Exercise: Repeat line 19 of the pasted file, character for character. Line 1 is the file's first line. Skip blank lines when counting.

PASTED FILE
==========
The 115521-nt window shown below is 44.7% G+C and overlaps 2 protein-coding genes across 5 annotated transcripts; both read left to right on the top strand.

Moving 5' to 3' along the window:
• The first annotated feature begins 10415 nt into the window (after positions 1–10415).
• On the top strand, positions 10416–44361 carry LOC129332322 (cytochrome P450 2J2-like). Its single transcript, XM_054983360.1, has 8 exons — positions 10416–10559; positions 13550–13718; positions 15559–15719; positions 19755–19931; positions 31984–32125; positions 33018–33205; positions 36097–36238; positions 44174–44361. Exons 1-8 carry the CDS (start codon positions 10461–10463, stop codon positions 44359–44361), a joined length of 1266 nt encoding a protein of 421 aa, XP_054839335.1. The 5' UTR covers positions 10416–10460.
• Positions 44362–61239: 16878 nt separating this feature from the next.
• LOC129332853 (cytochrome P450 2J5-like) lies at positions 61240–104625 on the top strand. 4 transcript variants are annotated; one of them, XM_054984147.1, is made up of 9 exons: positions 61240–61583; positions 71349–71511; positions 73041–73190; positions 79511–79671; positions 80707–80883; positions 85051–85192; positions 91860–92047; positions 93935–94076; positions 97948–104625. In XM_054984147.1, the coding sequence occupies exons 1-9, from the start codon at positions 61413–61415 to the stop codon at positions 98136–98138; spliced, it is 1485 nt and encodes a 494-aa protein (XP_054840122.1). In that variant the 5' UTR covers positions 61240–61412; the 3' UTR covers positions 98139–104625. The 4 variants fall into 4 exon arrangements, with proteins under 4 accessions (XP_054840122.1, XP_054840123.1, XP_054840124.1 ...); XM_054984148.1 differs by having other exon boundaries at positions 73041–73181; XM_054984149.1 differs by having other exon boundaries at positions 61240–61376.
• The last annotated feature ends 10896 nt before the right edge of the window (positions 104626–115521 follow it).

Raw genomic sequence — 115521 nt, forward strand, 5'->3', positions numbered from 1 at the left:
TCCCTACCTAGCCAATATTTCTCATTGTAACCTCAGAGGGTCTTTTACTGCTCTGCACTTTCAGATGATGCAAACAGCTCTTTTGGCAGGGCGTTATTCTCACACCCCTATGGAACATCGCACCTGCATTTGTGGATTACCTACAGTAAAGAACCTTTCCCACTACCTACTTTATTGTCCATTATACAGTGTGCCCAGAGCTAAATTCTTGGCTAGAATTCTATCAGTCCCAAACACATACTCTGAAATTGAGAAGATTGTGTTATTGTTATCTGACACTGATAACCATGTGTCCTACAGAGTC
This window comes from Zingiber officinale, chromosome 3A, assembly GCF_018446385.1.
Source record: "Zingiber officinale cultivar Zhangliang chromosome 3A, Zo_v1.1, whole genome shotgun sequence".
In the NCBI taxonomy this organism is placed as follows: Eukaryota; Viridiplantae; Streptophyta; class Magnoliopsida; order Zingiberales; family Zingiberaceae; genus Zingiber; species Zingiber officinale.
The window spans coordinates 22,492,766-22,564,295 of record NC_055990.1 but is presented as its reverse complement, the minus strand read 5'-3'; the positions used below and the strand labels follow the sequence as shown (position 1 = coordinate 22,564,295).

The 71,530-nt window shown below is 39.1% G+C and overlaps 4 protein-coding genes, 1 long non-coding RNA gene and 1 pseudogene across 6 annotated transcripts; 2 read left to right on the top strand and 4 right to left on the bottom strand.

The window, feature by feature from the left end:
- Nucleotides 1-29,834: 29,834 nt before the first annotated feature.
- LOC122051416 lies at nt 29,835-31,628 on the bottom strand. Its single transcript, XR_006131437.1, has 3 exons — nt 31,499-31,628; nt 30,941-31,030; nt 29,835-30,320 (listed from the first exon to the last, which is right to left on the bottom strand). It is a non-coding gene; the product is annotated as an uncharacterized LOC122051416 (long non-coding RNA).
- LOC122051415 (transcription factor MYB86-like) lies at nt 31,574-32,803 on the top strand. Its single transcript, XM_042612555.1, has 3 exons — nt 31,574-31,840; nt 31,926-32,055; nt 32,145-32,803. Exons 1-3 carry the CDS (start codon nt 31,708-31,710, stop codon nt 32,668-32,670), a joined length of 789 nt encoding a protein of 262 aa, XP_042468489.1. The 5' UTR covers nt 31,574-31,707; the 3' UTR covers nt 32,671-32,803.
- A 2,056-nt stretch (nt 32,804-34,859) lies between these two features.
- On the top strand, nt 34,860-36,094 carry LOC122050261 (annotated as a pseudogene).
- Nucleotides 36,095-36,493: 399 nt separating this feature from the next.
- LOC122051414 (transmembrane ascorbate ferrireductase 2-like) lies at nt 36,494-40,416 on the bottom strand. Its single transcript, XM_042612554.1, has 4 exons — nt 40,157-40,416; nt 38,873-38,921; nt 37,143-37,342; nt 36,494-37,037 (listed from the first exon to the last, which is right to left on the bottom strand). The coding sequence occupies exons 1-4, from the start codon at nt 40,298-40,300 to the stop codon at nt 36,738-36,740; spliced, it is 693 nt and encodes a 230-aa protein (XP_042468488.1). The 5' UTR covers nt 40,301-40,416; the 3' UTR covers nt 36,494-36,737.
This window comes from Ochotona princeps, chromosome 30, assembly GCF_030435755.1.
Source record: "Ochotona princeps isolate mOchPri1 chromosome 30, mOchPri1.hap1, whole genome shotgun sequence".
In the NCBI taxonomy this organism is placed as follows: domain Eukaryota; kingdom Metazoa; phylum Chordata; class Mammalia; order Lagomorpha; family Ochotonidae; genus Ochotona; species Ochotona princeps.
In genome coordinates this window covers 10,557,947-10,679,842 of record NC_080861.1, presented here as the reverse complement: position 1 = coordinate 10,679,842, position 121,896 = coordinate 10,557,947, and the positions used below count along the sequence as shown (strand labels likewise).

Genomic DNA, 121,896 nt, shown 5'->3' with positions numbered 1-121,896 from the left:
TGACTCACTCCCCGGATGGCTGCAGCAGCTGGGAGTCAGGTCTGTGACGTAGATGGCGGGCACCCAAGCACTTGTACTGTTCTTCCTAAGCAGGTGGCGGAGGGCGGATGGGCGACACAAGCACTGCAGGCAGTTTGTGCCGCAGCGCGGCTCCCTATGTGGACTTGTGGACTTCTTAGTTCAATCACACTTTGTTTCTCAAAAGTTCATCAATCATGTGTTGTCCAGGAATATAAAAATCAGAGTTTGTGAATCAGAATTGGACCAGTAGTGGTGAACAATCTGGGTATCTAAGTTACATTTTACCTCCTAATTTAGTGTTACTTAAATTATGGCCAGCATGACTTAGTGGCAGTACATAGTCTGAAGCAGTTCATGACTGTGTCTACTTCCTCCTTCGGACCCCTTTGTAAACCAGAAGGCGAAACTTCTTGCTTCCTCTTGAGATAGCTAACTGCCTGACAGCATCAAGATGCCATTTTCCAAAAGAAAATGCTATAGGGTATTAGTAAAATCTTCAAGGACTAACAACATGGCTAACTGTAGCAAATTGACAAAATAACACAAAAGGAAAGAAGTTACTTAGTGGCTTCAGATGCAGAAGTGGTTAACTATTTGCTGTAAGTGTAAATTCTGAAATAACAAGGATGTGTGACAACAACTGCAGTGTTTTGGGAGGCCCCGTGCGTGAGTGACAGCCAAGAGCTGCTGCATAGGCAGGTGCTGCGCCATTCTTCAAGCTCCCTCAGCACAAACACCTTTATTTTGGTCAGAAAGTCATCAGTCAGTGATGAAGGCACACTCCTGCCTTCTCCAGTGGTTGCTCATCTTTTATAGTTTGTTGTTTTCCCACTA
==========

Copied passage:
- A 2,056-nt stretch (nt 32,804-34,859) lies between these two features.